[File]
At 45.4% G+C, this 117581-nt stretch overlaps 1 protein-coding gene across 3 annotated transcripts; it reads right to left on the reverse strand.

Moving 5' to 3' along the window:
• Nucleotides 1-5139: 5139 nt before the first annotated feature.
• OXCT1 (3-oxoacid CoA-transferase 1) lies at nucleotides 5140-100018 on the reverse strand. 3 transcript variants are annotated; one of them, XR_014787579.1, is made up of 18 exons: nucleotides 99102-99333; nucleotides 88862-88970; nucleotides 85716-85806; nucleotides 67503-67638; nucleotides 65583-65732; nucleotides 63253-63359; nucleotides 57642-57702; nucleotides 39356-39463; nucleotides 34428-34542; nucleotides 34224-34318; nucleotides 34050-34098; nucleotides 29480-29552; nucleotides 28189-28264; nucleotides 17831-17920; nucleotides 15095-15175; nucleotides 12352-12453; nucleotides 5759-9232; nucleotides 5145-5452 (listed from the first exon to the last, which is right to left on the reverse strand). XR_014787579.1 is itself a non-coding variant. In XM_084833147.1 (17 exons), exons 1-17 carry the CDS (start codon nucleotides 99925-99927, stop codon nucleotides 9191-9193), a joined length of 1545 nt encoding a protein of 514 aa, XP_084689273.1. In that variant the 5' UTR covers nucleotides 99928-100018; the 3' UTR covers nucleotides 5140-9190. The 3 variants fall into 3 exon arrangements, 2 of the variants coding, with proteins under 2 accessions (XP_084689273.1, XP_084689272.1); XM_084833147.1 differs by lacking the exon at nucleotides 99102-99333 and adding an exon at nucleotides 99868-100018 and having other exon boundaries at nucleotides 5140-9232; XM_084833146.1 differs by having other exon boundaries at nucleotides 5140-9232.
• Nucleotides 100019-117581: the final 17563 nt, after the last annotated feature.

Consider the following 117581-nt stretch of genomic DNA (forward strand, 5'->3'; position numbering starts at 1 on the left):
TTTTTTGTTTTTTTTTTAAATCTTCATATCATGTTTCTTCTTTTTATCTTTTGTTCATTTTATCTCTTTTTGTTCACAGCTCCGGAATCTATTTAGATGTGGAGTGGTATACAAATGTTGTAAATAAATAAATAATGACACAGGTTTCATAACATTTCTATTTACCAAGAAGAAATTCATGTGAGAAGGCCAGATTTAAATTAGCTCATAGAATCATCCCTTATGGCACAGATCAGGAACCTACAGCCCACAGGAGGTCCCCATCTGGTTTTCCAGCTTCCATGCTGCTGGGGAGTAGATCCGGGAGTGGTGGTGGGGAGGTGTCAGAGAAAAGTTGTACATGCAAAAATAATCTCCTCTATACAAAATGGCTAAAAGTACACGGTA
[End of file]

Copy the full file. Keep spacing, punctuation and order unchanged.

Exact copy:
At 45.4% G+C, this 117581-nt stretch overlaps 1 protein-coding gene across 3 annotated transcripts; it reads right to left on the reverse strand.

Moving 5' to 3' along the window:
• Nucleotides 1-5139: 5139 nt before the first annotated feature.
• OXCT1 (3-oxoacid CoA-transferase 1) lies at nucleotides 5140-100018 on the reverse strand. 3 transcript variants are annotated; one of them, XR_014787579.1, is made up of 18 exons: nucleotides 99102-99333; nucleotides 88862-88970; nucleotides 85716-85806; nucleotides 67503-67638; nucleotides 65583-65732; nucleotides 63253-63359; nucleotides 57642-57702; nucleotides 39356-39463; nucleotides 34428-34542; nucleotides 34224-34318; nucleotides 34050-34098; nucleotides 29480-29552; nucleotides 28189-28264; nucleotides 17831-17920; nucleotides 15095-15175; nucleotides 12352-12453; nucleotides 5759-9232; nucleotides 5145-5452 (listed from the first exon to the last, which is right to left on the reverse strand). XR_014787579.1 is itself a non-coding variant. In XM_084833147.1 (17 exons), exons 1-17 carry the CDS (start codon nucleotides 99925-99927, stop codon nucleotides 9191-9193), a joined length of 1545 nt encoding a protein of 514 aa, XP_084689273.1. In that variant the 5' UTR covers nucleotides 99928-100018; the 3' UTR covers nucleotides 5140-9190. The 3 variants fall into 3 exon arrangements, 2 of the variants coding, with proteins under 2 accessions (XP_084689273.1, XP_084689272.1); XM_084833147.1 differs by lacking the exon at nucleotides 99102-99333 and adding an exon at nucleotides 99868-100018 and having other exon boundaries at nucleotides 5140-9232; XM_084833146.1 differs by having other exon boundaries at nucleotides 5140-9232.
• Nucleotides 100019-117581: the final 17563 nt, after the last annotated feature.

Consider the following 117581-nt stretch of genomic DNA (forward strand, 5'->3'; position numbering starts at 1 on the left):
TTTTTTGTTTTTTTTTTAAATCTTCATATCATGTTTCTTCTTTTTATCTTTTGTTCATTTTATCTCTTTTTGTTCACAGCTCCGGAATCTATTTAGATGTGGAGTGGTATACAAATGTTGTAAATAAATAAATAATGACACAGGTTTCATAACATTTCTATTTACCAAGAAGAAATTCATGTGAGAAGGCCAGATTTAAATTAGCTCATAGAATCATCCCTTATGGCACAGATCAGGAACCTACAGCCCACAGGAGGTCCCCATCTGGTTTTCCAGCTTCCATGCTGCTGGGGAGTAGATCCGGGAGTGGTGGTGGGGAGGTGTCAGAGAAAAGTTGTACATGCAAAAATAATCTCCTCTATACAAAATGGCTAAAAGTACACGGTA